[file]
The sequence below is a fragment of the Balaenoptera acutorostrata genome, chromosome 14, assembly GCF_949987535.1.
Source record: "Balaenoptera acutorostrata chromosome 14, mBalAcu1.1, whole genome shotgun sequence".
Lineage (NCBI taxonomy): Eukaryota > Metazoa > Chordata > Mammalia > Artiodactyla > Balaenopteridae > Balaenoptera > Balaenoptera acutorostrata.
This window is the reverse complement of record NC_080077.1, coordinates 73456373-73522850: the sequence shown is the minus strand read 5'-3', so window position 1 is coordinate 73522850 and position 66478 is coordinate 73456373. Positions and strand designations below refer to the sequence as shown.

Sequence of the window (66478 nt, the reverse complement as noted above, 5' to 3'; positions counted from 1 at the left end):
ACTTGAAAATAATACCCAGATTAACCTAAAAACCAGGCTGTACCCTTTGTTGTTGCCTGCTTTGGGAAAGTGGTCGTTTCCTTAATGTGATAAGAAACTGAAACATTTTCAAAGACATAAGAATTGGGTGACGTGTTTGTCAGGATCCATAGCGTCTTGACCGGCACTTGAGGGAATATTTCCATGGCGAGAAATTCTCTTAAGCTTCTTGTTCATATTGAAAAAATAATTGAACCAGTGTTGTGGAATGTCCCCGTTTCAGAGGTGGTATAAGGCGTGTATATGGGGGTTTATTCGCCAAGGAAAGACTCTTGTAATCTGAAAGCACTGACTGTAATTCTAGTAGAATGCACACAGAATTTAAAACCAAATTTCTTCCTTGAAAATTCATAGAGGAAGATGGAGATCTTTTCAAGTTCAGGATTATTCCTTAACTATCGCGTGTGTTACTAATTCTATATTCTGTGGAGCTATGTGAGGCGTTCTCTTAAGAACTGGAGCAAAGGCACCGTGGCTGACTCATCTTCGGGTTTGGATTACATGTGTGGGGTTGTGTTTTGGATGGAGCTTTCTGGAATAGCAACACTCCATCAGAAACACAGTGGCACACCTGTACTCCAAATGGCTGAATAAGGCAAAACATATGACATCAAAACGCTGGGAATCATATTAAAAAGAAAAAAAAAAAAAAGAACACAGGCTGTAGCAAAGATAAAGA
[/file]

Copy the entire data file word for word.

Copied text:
The sequence below is a fragment of the Balaenoptera acutorostrata genome, chromosome 14, assembly GCF_949987535.1.
Source record: "Balaenoptera acutorostrata chromosome 14, mBalAcu1.1, whole genome shotgun sequence".
Lineage (NCBI taxonomy): Eukaryota > Metazoa > Chordata > Mammalia > Artiodactyla > Balaenopteridae > Balaenoptera > Balaenoptera acutorostrata.
This window is the reverse complement of record NC_080077.1, coordinates 73456373-73522850: the sequence shown is the minus strand read 5'-3', so window position 1 is coordinate 73522850 and position 66478 is coordinate 73456373. Positions and strand designations below refer to the sequence as shown.

Sequence of the window (66478 nt, the reverse complement as noted above, 5' to 3'; positions counted from 1 at the left end):
ACTTGAAAATAATACCCAGATTAACCTAAAAACCAGGCTGTACCCTTTGTTGTTGCCTGCTTTGGGAAAGTGGTCGTTTCCTTAATGTGATAAGAAACTGAAACATTTTCAAAGACATAAGAATTGGGTGACGTGTTTGTCAGGATCCATAGCGTCTTGACCGGCACTTGAGGGAATATTTCCATGGCGAGAAATTCTCTTAAGCTTCTTGTTCATATTGAAAAAATAATTGAACCAGTGTTGTGGAATGTCCCCGTTTCAGAGGTGGTATAAGGCGTGTATATGGGGGTTTATTCGCCAAGGAAAGACTCTTGTAATCTGAAAGCACTGACTGTAATTCTAGTAGAATGCACACAGAATTTAAAACCAAATTTCTTCCTTGAAAATTCATAGAGGAAGATGGAGATCTTTTCAAGTTCAGGATTATTCCTTAACTATCGCGTGTGTTACTAATTCTATATTCTGTGGAGCTATGTGAGGCGTTCTCTTAAGAACTGGAGCAAAGGCACCGTGGCTGACTCATCTTCGGGTTTGGATTACATGTGTGGGGTTGTGTTTTGGATGGAGCTTTCTGGAATAGCAACACTCCATCAGAAACACAGTGGCACACCTGTACTCCAAATGGCTGAATAAGGCAAAACATATGACATCAAAACGCTGGGAATCATATTAAAAAGAAAAAAAAAAAAAAGAACACAGGCTGTAGCAAAGATAAAGA